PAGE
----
Barely 20 months after the legislation was introduced, Government had already tallied more than 46,000 tickets issued for distracted driving. Despite criticism from drivers, cell phone use while driving soon became a priority for law enforcement and legislators alike. It wasn’t entirely surprising. After all, distracted driving is a serious offence and can be a factor in crashes causing severe injury and death.
ICBC reports that approximately 78 people are killed each year in crashes “where driver inattention or distraction is a factor.” And as Government struggled to figure out how to get drivers to leave their phones alone, police conducted more and more enforcement blitzes with increasing vigilance.
Penalties have also doubled since the legislation was introduced. Initially, drivers caught using an electronic device were subject to a $167 ticket and three penalty points. Changes made in June last year increased the fine to $368 and added an additional penalty point.
This means a driver given a distracted driving ticket will now end up paying $543 in total for a first offence, when factoring in the increased premium for the extra penalty point.
What Does the Distracted Driving Legislation Actually Say?
The Government relies on the Motor Vehicle Act in its prosecution of distracted driving. The Act defines electronic devices to include not just cell phones, but also GPS devices, televisions, music players like iPods, and even voice recorders. Drivers are still allowed to use electronic devices while behind the wheel, but a criteria must be met.
For cell phones, this generally means using a hands-free device that’s either voice-activated or requires only one touch to start or end a call. A section in the regulation also requires drivers to “securely fix” their electronic devices to the vehicle in a way that doesn’t obstruct the driver.
Section 214.1 of the Act defines the “use” of an electronic device like so:
1. holding the device in a position in which it may be used;
2. operating one or more of the device’s functions;
3. communicating orally by means of the device with another person or another device;
4. taking another action that is set out in the regulations by means of, with or in relation to an electronic device.
There’s the Legislation, Then There’s the Reality
These days, simply taking a glance at a phone while behind the wheel may result in a ticket. It doesn’t matter if you’re texting at a red light, while idling in gridlock traffic, or even just plugging in your phone. Even if an officer isn’t certain that a phone is in use, such as in cases where you’re simply holding the phone without any intention to use the device, you may receive a ticket. Heck, police might pull you over even if you’ve followed the law in using your phone. It’s not always easy for police to tell from outside a vehicle exactly what the driver’s circumstances were.
Helpfully, two decisions from BC Courts have established that drivers may have viable defences when simply holding a cell phone, or having the phone loose and unsecured in a vehicle. In a case called R v. Chan, a Novice driver received a ticket just for having the device charging while placed in his vehicle’s cup holder. Novice drivers, under the Motor Vehicle Act, do not have the right to use a cell phone in any circumstances except for in an emergency. But the judge determined that simply charging the device does not constitute “using” the device. Moreover, the judge ruled the requirement for having a hands-free device “securely fixed” to a vehicle does not mean that a loose phone in a car is an automatic offence; regardless if the device was “in a cup holder, or laying on a passenger seat.”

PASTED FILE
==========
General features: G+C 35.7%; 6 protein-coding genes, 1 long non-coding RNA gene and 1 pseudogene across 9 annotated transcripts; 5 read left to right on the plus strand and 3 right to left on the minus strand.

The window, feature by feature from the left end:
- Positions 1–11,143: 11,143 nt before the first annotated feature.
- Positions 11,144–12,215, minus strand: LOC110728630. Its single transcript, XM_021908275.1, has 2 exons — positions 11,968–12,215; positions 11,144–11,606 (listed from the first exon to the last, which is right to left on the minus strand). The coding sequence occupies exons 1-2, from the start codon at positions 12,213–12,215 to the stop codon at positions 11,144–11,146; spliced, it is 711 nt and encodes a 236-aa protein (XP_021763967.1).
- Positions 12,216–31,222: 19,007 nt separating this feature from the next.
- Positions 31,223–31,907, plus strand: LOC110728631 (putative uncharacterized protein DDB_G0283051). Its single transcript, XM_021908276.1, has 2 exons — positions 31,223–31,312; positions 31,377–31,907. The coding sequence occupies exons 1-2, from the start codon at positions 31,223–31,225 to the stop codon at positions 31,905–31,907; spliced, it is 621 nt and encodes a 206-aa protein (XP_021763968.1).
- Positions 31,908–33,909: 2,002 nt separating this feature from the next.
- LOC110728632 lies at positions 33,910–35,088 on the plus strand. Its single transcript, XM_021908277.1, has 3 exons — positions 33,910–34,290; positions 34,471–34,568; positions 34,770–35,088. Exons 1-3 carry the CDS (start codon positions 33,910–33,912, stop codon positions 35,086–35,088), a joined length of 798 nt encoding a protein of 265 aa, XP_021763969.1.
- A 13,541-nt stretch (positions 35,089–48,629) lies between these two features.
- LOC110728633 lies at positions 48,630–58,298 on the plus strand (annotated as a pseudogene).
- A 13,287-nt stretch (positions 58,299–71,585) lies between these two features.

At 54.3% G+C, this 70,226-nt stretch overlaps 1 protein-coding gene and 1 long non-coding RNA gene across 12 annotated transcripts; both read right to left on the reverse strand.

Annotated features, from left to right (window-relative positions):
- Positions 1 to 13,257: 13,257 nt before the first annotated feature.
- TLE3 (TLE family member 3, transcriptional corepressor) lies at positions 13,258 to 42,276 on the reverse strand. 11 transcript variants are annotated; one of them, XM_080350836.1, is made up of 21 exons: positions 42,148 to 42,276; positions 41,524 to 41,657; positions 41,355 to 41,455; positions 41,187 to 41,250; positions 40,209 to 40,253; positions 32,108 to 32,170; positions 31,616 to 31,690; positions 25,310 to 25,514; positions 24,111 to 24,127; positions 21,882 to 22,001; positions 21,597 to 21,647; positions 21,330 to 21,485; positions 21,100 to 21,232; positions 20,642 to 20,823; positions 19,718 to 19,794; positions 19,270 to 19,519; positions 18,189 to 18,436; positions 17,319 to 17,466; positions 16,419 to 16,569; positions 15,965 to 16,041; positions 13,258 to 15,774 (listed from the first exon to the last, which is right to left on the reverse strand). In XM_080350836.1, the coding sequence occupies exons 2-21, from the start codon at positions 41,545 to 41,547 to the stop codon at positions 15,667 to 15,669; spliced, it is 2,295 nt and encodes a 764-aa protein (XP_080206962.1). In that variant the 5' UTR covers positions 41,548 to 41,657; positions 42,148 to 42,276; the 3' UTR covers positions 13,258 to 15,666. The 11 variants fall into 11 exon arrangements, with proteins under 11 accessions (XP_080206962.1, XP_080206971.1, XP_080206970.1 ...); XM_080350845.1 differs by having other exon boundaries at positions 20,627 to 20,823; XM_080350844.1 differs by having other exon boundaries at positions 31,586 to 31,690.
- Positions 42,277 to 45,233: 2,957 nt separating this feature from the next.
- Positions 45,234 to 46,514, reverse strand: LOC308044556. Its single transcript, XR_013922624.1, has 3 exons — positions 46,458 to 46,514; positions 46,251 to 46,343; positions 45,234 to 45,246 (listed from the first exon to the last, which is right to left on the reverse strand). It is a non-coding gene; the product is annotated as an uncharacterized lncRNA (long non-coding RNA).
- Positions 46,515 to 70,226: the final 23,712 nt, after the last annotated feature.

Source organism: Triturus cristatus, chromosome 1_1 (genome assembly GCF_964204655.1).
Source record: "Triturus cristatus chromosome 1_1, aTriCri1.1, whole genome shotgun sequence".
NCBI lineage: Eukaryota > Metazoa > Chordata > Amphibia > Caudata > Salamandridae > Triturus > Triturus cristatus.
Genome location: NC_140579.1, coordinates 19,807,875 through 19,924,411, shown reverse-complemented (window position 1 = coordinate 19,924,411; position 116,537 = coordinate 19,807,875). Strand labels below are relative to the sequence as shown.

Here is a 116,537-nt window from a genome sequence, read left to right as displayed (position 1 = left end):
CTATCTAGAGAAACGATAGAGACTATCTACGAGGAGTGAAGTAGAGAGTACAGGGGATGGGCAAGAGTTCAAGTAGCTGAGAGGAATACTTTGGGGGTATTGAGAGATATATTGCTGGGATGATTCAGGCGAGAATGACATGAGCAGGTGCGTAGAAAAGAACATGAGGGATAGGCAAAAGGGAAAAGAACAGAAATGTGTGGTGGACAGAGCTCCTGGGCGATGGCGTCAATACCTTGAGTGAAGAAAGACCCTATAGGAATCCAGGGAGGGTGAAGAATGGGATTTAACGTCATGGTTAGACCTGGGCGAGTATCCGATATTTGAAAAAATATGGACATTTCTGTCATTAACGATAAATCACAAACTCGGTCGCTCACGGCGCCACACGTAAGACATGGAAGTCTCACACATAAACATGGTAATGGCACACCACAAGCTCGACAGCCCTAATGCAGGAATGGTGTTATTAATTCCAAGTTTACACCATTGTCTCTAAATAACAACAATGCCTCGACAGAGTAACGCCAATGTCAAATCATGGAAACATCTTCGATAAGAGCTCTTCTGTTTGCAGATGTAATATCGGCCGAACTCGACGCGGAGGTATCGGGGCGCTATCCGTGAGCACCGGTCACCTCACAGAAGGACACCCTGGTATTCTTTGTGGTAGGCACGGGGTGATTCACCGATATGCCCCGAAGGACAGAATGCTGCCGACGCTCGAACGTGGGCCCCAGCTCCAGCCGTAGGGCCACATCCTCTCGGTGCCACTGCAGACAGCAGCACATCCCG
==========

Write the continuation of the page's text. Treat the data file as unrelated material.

In another phone-charging case, called R v. Jahani, the judge agreed with the driver’s argument that just holding a phone is not enough for a conviction. The judge concurred that “…the Motor Vehicle Act specifically provides that there must be holding and further an accompanying act” when defining whether an electronic device is in use. However, it’s worth pointing out that Mr. Jahani ultimately failed his appeal in the BC Supreme Court. Mr. Jahani admitted he was in the act of plugging his phone in when the officer pulled him over.
So Can I Hold the Phone or Have It Loose in the Car or Not?
What the two decisions demonstrate is that the courts allow a bit of leeway when it comes to how you’re holding your phone, and where you have it placed.
A distracted driving ticket’s validity can be suspect if, for example, you reach down to pick up a phone that fell near the brake pedal. Or perhaps, if you were just holding the phone to clean it, you might not necessarily be offending the law. Those circumstances would depend on how the phone was being held. Or let’s say you had both your phone and your cigarettes in the same cup holder, and a police officer issues a ticket after seeing you reach into the cup holder. Well, you might just have been reaching for a cigarette. Or maybe holding a phone that has sentimental value relieves your anxiety while you drive… who knows? Though in this case, you might need to consult a psychiatrist!
The point is, there can be many reasonable scenarios where someone appeared to be using a phone, but was actually doing no such thing. An experienced traffic ticket lawyer like myself can help distinguish those cases where the holding meets the definition of “use” under the Motor Vehicle Act, and those where it does not.